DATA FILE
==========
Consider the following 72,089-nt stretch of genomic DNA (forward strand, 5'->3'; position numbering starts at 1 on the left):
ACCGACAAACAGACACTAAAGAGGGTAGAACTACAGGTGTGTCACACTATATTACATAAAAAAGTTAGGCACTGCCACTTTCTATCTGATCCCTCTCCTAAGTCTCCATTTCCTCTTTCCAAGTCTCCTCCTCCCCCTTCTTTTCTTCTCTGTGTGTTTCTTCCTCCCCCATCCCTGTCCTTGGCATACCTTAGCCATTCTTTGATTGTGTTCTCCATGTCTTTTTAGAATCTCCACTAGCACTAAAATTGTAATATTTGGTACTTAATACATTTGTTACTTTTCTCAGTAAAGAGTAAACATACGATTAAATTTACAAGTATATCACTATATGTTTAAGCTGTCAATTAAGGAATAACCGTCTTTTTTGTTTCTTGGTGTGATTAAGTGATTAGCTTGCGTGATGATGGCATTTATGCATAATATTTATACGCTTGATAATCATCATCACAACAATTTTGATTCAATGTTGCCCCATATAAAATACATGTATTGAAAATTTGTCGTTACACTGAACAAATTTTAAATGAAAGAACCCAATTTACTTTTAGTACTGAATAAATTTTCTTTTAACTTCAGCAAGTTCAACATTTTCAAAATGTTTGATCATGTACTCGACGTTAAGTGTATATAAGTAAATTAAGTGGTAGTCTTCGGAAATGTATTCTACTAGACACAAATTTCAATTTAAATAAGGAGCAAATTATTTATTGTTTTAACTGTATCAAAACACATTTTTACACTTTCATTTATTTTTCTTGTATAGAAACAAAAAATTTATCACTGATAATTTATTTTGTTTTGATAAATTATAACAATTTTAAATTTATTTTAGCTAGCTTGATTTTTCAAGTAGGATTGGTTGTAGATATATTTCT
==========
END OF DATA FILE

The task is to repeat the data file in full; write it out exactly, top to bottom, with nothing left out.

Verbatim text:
Consider the following 72,089-nt stretch of genomic DNA (forward strand, 5'->3'; position numbering starts at 1 on the left):
ACCGACAAACAGACACTAAAGAGGGTAGAACTACAGGTGTGTCACACTATATTACATAAAAAAGTTAGGCACTGCCACTTTCTATCTGATCCCTCTCCTAAGTCTCCATTTCCTCTTTCCAAGTCTCCTCCTCCCCCTTCTTTTCTTCTCTGTGTGTTTCTTCCTCCCCCATCCCTGTCCTTGGCATACCTTAGCCATTCTTTGATTGTGTTCTCCATGTCTTTTTAGAATCTCCACTAGCACTAAAATTGTAATATTTGGTACTTAATACATTTGTTACTTTTCTCAGTAAAGAGTAAACATACGATTAAATTTACAAGTATATCACTATATGTTTAAGCTGTCAATTAAGGAATAACCGTCTTTTTTGTTTCTTGGTGTGATTAAGTGATTAGCTTGCGTGATGATGGCATTTATGCATAATATTTATACGCTTGATAATCATCATCACAACAATTTTGATTCAATGTTGCCCCATATAAAATACATGTATTGAAAATTTGTCGTTACACTGAACAAATTTTAAATGAAAGAACCCAATTTACTTTTAGTACTGAATAAATTTTCTTTTAACTTCAGCAAGTTCAACATTTTCAAAATGTTTGATCATGTACTCGACGTTAAGTGTATATAAGTAAATTAAGTGGTAGTCTTCGGAAATGTATTCTACTAGACACAAATTTCAATTTAAATAAGGAGCAAATTATTTATTGTTTTAACTGTATCAAAACACATTTTTACACTTTCATTTATTTTTCTTGTATAGAAACAAAAAATTTATCACTGATAATTTATTTTGTTTTGATAAATTATAACAATTTTAAATTTATTTTAGCTAGCTTGATTTTTCAAGTAGGATTGGTTGTAGATATATTTCT